July is my kind of month!

Did you know that July is National Ice Cream month? It's true: Ronald Reagan made this designation in 1984 and also named the third Sunday of the month "National Ice Cream Day."

Just think of the fun activities you could plan around eating ice cream on a hot July day. Of course, now I have to put on my "public health" hat and give you a few helpful hints to make sure your ice cream event is safe and healthy!

If you are going to serve other food along with the ice cream:

  • Wash your hands before handling any food. Use one platter to bring raw hamburgers or steaks to the grill, and another one when they are done cooking. Use different tongs or wash them between uses.
  • Have the food indoors or in a screened tent, and let guests fill their plates and then take a seat outside. This will minimize the flies and bugs that rest on food and bring contaminants with them.
  • Require a clean plate for each trip through the line, so that an individual's germs are not shared with the group.
  • Cook foods thoroughly to a safe temperature
  • Don't let food sit out between the first serving and two hours later, when everyone is hungry again after their brisk walk, swim, or game of horseshoes. Foods should never sit out at room temperature for more than 2 hours, and even less if the air temperatures are very hot.

If your event takes place in a wooded park or grassy field:

  • Stay in the center of the trail if you do take that brisk walk through tick habitat. Ticks love woody and brushy areas, and the peak of tick season goes through mid-July. They will hang onto long grasses and vegetation, and let loose to adhere onto bodies moving past them, whether they be deer, dogs or people.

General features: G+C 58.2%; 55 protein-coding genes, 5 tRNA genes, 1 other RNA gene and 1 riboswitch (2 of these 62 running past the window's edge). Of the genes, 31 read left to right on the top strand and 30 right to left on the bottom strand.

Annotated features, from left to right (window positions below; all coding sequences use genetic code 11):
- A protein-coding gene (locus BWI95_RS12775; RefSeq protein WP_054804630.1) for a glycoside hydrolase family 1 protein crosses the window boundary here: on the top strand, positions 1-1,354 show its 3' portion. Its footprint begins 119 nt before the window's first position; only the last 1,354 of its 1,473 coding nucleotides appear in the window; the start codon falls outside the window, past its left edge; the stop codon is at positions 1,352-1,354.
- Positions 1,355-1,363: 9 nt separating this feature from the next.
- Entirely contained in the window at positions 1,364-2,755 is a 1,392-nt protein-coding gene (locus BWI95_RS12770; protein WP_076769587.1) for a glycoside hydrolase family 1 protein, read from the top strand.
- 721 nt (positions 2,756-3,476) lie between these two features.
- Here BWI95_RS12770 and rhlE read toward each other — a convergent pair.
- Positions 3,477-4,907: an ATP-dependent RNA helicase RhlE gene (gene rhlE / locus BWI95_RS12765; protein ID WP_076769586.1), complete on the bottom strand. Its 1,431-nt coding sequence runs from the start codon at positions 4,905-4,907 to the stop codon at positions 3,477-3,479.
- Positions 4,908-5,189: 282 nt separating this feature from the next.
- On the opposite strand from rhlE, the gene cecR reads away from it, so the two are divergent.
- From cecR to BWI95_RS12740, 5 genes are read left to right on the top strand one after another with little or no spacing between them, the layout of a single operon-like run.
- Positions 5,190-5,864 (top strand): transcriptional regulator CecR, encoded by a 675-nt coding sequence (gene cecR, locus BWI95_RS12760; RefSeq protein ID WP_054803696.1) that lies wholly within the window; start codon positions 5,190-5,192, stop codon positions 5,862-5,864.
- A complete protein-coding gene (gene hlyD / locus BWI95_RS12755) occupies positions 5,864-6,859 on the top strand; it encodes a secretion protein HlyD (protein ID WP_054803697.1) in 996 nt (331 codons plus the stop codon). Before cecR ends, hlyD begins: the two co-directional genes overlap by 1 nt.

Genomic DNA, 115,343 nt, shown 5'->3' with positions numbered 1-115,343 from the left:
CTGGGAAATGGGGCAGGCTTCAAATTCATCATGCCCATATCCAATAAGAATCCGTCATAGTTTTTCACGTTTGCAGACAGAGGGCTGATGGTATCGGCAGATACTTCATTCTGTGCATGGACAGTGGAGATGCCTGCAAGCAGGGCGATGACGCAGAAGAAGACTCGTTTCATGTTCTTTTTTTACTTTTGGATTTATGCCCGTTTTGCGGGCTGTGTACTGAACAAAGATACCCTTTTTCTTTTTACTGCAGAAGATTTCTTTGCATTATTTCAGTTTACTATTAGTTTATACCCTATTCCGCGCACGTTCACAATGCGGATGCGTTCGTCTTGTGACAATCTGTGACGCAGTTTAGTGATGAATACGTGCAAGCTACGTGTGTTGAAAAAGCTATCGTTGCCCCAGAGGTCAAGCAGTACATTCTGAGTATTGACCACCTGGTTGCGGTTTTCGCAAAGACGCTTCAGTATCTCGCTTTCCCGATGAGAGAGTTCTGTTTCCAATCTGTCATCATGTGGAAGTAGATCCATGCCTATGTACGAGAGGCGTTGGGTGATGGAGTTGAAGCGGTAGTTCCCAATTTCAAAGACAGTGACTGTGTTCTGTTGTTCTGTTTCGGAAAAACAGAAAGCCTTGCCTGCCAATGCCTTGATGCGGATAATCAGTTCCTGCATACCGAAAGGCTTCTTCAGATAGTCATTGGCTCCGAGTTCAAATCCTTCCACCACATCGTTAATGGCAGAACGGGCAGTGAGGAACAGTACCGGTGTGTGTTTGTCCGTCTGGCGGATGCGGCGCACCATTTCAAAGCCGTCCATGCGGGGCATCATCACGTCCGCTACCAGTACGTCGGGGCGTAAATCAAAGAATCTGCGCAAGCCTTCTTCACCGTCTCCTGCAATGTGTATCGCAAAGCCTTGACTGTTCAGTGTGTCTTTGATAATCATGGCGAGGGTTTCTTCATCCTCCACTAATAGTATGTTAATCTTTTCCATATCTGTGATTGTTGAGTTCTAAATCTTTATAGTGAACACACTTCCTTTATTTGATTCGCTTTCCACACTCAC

• Wear clothes that protect you from ticks, such as long-sleeved shirts and long pants, and make them light-colored so ticks are easier to see. Tuck your pants into the top of your socks or boots. (I actually do this; it looks silly but it works!)

Make it standard practice to do a "tick check" for all, checking the hairline, behind the ears and knees, in armpits, and waistlines.

If you find a tick, remove it right away. Use a pair of tweezers, grasp the tick close to the skin, pull the tick out slowly, gently and steadily; do not squeeze the tick, and use an antiseptic on the bite.

  • Don't forget about mosquitoes -- so apply a good bug spray.

If it's a really hot July day with bright sunshine with no natural air-conditioning coming from Lake Superior:

  • Wear lightweight clothing and light-colored clothing which will reflect the heat of the sun away.
  • Make sure to put on sunscreen with a SPF 30 or higher and reapply after swimming or sweating.
  • Slow down that brisk walk or game of horseshoes, particularly when the sun is most intense from 10 a.m. to 3 p.m.
  • Drink plenty of fluids throughout the day, but do not drink beverages with caffeine or alcohol, as they accelerate the effect of heat stroke.
  • Go for a swim, join your kids in a run through the sprinkler, or start a good-natured water fight.
  • And of course, eat ice cream!

Have a safe and healthy National Ice Cream Month.

Ann Busche is the director of Public Health and Human Services for St. Louis County. Contact her at 726-2096 or email: buschea@stlouiscountymn.gov